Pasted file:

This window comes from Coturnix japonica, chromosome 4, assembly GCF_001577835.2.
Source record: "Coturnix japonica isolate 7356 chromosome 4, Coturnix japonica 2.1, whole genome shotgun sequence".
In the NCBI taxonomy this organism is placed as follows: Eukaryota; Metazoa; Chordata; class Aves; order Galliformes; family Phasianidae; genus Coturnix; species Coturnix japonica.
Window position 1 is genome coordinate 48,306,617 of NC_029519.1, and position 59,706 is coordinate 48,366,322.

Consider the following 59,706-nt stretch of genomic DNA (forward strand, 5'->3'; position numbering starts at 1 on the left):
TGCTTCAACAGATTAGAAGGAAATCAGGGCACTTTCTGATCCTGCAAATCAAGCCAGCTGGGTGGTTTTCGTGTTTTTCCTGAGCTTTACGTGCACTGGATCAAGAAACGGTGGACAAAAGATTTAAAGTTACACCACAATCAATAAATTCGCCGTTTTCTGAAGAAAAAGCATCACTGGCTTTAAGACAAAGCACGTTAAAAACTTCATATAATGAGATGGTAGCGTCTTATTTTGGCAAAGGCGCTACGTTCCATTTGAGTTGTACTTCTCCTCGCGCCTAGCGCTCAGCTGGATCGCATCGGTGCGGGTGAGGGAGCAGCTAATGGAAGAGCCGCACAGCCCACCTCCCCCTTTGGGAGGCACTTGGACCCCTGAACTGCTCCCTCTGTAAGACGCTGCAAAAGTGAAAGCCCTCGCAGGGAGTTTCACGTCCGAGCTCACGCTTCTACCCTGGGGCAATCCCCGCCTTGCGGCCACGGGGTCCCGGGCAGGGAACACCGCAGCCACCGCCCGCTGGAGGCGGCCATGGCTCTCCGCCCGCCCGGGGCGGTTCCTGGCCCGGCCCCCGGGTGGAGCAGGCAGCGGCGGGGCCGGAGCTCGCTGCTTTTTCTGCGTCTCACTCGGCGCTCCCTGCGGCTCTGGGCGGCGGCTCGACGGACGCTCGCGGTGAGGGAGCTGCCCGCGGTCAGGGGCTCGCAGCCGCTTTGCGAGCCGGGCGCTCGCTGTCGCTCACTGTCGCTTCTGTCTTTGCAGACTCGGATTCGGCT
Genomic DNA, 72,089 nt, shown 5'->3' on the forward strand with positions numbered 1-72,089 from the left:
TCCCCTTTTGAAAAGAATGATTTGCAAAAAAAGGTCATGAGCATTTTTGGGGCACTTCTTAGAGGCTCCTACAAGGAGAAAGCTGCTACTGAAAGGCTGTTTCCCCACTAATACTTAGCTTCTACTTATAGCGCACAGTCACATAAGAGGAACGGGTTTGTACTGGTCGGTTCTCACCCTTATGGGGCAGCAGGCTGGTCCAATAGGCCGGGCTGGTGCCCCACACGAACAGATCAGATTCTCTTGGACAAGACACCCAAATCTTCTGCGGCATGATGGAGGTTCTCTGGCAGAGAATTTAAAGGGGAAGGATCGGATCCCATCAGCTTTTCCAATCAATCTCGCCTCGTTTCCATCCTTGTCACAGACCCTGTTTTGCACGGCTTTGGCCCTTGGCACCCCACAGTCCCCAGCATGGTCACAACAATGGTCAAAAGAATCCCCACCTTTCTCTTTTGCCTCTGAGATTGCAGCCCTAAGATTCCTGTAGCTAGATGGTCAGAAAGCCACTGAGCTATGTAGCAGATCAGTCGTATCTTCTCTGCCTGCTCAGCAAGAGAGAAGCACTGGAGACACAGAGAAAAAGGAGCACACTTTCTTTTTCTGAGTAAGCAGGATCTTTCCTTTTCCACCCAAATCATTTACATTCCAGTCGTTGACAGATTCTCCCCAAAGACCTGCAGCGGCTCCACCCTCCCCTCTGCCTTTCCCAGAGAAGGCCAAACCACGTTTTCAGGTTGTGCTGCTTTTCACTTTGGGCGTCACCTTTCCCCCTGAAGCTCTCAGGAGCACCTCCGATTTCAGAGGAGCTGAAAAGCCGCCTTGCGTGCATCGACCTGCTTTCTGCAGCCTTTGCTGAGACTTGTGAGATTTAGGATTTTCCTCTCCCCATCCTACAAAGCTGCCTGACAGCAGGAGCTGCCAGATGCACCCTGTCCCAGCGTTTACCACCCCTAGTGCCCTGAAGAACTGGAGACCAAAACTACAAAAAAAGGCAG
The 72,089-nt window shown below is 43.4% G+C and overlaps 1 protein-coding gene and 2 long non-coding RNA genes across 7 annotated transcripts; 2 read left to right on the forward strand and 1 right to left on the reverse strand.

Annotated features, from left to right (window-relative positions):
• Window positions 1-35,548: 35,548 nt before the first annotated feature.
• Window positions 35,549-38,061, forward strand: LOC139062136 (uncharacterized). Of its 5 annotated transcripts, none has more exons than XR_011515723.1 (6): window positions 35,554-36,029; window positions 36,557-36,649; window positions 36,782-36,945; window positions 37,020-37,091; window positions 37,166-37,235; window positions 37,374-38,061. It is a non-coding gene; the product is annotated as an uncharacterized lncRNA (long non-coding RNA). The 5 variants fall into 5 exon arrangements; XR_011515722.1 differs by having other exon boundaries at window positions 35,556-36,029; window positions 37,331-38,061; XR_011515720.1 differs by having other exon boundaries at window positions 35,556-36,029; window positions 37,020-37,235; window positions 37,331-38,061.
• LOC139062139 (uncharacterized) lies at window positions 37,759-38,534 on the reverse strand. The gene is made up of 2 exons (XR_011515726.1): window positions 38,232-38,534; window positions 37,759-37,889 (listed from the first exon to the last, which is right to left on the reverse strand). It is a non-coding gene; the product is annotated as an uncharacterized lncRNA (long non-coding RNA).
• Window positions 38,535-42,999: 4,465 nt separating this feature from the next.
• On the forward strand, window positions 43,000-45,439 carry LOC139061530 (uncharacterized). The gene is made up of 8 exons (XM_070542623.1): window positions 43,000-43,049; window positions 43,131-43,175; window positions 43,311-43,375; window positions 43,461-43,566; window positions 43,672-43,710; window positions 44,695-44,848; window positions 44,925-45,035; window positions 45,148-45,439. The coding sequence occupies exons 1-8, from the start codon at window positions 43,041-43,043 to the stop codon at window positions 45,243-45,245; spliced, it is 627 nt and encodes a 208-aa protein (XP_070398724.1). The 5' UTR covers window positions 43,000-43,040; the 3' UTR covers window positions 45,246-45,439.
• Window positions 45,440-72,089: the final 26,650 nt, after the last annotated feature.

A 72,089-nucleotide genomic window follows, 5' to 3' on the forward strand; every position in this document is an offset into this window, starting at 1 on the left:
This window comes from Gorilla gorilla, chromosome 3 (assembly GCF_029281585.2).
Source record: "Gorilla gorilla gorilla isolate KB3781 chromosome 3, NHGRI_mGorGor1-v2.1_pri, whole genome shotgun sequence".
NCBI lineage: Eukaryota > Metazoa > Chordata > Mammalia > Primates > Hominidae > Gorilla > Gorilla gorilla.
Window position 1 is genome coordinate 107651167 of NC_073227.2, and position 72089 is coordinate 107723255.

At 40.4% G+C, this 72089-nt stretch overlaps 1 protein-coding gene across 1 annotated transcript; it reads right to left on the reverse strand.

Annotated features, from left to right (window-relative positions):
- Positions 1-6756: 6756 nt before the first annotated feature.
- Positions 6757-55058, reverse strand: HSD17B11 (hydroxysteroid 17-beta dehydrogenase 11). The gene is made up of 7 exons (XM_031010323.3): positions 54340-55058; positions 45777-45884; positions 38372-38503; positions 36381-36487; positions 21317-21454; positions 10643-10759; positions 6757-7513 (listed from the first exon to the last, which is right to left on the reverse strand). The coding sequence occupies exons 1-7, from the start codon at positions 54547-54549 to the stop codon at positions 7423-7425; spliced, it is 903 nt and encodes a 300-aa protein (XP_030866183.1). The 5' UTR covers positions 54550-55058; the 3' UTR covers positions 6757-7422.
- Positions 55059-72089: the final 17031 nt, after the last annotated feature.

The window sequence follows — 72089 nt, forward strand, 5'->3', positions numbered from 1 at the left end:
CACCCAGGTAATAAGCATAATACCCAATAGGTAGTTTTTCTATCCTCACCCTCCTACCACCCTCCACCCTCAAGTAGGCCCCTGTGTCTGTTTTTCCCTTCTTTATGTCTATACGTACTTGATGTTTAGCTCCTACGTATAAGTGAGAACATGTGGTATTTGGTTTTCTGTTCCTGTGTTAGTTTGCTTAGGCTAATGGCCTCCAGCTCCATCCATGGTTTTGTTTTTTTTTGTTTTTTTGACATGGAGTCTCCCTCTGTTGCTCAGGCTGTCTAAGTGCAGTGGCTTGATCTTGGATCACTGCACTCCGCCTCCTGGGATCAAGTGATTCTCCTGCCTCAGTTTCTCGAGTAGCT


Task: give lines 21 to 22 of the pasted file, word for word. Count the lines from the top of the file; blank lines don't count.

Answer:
Window position 1 is genome coordinate 107651167 of NC_073227.2, and position 72089 is coordinate 107723255.

At 40.4% G+C, this 72089-nt stretch overlaps 1 protein-coding gene across 1 annotated transcript; it reads right to left on the reverse strand.